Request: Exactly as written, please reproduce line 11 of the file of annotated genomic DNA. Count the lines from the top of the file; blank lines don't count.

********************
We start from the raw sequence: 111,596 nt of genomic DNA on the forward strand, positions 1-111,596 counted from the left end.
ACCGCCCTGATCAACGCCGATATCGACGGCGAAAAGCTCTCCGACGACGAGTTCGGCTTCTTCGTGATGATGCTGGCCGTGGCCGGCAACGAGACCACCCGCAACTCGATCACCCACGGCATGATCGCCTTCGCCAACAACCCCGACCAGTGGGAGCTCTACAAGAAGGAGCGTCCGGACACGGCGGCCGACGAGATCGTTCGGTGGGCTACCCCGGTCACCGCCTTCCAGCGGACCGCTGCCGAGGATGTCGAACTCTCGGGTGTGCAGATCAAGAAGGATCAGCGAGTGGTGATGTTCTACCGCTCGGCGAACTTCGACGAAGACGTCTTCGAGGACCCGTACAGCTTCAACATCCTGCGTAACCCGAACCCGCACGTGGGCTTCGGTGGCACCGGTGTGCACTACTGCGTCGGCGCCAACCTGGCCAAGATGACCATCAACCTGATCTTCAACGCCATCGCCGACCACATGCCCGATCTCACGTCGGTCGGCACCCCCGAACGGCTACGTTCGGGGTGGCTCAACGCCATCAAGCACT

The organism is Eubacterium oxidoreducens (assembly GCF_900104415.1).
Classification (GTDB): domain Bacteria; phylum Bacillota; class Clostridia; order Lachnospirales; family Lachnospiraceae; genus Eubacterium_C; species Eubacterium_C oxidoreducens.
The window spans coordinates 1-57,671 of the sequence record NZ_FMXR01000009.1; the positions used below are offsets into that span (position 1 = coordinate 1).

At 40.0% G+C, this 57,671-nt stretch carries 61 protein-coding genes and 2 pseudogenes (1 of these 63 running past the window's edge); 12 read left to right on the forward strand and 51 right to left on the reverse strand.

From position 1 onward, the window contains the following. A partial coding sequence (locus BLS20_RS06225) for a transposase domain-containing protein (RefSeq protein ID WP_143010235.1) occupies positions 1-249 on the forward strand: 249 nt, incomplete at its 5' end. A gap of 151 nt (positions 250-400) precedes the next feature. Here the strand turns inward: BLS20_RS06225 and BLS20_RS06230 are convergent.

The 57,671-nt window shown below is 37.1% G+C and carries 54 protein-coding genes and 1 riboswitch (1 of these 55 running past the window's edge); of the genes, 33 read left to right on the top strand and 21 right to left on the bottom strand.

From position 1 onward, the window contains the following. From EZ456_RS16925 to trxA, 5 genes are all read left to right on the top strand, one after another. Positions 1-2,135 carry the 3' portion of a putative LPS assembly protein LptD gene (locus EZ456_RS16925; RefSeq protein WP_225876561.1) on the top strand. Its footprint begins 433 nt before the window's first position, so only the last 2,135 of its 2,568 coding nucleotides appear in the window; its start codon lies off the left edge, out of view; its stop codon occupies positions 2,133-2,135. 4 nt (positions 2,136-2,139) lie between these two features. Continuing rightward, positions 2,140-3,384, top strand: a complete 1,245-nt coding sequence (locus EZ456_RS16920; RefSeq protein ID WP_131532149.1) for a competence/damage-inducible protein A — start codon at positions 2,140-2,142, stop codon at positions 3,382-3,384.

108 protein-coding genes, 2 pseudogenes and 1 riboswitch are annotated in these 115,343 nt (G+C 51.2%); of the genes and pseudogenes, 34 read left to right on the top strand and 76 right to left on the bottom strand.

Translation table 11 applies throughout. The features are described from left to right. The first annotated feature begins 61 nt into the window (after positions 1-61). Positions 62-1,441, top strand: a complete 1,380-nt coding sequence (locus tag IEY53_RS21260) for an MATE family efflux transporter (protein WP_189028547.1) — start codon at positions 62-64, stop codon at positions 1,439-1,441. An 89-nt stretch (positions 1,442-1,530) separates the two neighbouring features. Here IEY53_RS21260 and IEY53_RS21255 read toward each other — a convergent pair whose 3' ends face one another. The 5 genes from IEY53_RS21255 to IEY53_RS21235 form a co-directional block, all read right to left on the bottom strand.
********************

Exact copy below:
Translation table 11 applies throughout. The features are described from left to right. The first annotated feature begins 61 nt into the window (after positions 1-61). Positions 62-1,441, top strand: a complete 1,380-nt coding sequence (locus tag IEY53_RS21260) for an MATE family efflux transporter (protein WP_189028547.1) — start codon at positions 62-64, stop codon at positions 1,439-1,441. An 89-nt stretch (positions 1,442-1,530) separates the two neighbouring features. Here IEY53_RS21260 and IEY53_RS21255 read toward each other — a convergent pair whose 3' ends face one another. The 5 genes from IEY53_RS21255 to IEY53_RS21235 form a co-directional block, all read right to left on the bottom strand.